From Returns to Repurposing
On the multifaceted nature of reverse logistics
Within supply chains, there’s understandably a lot of emphasis on forward movement—how raw materials end up as products in consumers’ hands. But what about all the products that make it to consumers’ hands, only to be returned, either because of a product defect or someone decides they don’t want it anymore? Now we’re talking about reverse logistics, or the process that The Atlantic describes as, “getting unwanted items back from consumers and figuring out what to do with them”, which, turns out, is an extremely “time- and labor-intensive” process. So much so that most returns don’t make it back into the forward-moving half of the supply chain, and have little likelihood of ending up in a consumer’s hands again.
With e-commerce return estimates sitting at about “30% of purchases…and about half of all clothing”, the reverse logistics process is one that has a big impact on your company (LA Times). Unfortunately, it’s also a process that’s notoriously disorganized and costly. Products get sent back to distribution warehouses, where they must be evaluated for damage and then sorted. After return shipping costs and the manual labor required to validate returns alone, it often ends up hurting a company more to process them. Research has shown that “$1 million in returns can potentially erode $500,000 in profits, prompting many major retailers to simply allow shoppers to keep merchandise rather than process a costly return” (Forbes).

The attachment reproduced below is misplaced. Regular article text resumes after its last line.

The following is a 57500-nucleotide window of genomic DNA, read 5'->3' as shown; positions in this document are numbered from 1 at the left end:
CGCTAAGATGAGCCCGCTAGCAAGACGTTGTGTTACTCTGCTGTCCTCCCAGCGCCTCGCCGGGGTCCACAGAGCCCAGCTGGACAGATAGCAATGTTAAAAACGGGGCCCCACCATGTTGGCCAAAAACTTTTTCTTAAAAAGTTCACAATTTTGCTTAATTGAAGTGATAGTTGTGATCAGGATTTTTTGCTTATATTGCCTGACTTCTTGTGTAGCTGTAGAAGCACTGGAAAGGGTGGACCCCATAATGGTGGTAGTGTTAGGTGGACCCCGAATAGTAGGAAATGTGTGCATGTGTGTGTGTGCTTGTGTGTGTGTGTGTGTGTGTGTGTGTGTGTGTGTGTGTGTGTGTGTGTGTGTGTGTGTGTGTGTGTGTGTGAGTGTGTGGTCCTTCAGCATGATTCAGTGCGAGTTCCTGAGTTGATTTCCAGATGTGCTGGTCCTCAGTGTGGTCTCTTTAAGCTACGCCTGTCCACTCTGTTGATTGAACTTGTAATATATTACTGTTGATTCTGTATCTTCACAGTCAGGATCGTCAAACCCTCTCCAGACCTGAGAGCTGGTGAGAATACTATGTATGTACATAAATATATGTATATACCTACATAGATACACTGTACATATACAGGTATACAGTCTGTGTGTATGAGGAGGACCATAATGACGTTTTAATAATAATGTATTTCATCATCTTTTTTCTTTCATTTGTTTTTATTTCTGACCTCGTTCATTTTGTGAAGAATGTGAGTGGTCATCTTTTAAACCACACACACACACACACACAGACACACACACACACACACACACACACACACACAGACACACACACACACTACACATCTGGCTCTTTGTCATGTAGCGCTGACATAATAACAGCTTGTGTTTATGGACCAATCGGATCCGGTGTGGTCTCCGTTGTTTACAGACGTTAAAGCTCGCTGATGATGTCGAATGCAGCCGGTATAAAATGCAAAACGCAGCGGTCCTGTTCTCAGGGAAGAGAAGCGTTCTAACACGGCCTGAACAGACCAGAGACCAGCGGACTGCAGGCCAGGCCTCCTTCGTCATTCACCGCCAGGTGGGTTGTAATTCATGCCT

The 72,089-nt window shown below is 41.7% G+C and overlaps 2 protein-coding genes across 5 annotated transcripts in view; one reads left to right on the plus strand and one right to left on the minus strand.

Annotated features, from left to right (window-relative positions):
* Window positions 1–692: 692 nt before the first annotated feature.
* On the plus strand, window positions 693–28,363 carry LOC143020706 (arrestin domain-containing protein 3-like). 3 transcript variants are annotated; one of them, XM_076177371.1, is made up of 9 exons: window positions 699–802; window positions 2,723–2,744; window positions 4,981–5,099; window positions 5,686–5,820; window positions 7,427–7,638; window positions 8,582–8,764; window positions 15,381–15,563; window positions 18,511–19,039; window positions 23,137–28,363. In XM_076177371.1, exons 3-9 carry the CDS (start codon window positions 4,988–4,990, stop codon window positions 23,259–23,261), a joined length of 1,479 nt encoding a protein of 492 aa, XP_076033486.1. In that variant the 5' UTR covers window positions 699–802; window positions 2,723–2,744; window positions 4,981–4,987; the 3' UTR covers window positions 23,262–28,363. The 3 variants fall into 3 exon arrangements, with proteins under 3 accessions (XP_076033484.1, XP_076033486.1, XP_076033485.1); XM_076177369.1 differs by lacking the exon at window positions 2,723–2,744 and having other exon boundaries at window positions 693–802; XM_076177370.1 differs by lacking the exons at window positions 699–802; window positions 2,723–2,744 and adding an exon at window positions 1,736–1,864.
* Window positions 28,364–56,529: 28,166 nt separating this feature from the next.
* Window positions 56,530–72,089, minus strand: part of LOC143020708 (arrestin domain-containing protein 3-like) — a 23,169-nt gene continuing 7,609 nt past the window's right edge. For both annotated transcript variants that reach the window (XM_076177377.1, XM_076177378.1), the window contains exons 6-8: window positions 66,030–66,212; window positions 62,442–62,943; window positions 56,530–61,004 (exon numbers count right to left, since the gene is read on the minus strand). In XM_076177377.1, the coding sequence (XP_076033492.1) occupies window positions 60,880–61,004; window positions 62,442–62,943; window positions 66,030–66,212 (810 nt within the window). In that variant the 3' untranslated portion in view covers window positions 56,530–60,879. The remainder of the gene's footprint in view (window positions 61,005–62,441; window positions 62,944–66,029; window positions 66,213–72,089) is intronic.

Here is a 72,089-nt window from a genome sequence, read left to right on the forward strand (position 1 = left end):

But it’s important to recognize that the reverse logistics process incorporates more than just returns—it includes “all operations related to the reuse of products and materials,” which “can include all recycling, reclamation of raw materials, refurbishment, and reselling of items that have been restocked” (GLOBALTRANZ). By honing into the many facets of reverse logistics, and implementing more organized processes around technology and data, you can turn your reverse logistics chain into something that helps the environment and your company’s profits.
One Man’s Trash
Understanding the impact of poor reverse logistics
According to an article in the LA Times, a Canadian investigation around Amazon returns showed that of “12 items returned, only four had been resold” and “the rest were still in transit months after being returned. At least one, a new backpack, was found in a landfill”. This summer, employee reports showed that Amazon destroys hundreds of thousands of products a week, many of them returns (Business Insider). These examples are exempletive of how reverse logistics processes can be wasteful of both time and materials.
There are so many points in an object’s life where it could go to the trash heap instead of to a person who will use it, and once it’s off the books—especially if it’s out of the country—American retailers are no longer keeping track. These practices are essentially unregulated; companies do whatever they deem most profitable.”The Atlantic
A large part of the problem is that consumers don’t know just how costly their returns are. This shows up in the discrepancy between the number of consumers who want to support sustainable companies—the majority of “Americans under 40 say that they’d happily pay more to patronize businesses that aren’t wasteful or harmful to the environment”—and how many of those same consumers shop and return online to avoid the hassle of shopping in stores (The Atlantic). Most consumers happily shop at locations that provide fast shipping and free returns because it’s a better customer experience, and allows people to shop online more freely—ordering multiple sizes of a single item with the intention to skip the dressing room, try on at home, and return the ones that don’t work out.